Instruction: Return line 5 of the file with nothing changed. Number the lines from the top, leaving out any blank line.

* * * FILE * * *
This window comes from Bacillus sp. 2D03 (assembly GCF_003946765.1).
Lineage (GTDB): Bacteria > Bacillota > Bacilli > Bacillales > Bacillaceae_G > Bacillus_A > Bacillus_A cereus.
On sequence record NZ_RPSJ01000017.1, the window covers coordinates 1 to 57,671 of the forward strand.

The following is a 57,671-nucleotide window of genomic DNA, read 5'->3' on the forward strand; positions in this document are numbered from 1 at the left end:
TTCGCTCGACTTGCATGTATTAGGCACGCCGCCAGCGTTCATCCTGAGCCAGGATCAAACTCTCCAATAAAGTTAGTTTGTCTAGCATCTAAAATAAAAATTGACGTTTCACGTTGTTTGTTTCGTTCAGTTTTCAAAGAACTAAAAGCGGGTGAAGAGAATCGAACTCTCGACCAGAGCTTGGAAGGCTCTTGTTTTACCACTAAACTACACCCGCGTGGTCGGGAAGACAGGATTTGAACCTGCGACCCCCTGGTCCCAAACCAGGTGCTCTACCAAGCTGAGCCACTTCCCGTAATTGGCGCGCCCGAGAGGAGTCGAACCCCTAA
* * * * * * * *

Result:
TTCGCTCGACTTGCATGTATTAGGCACGCCGCCAGCGTTCATCCTGAGCCAGGATCAAACTCTCCAATAAAGTTAGTTTGTCTAGCATCTAAAATAAAAATTGACGTTTCACGTTGTTTGTTTCGTTCAGTTTTCAAAGAACTAAAAGCGGGTGAAGAGAATCGAACTCTCGACCAGAGCTTGGAAGGCTCTTGTTTTACCACTAAACTACACCCGCGTGGTCGGGAAGACAGGATTTGAACCTGCGACCCCCTGGTCCCAAACCAGGTGCTCTACCAAGCTGAGCCACTTCCCGTAATTGGCGCGCCCGAGAGGAGTCGAACCCCTAA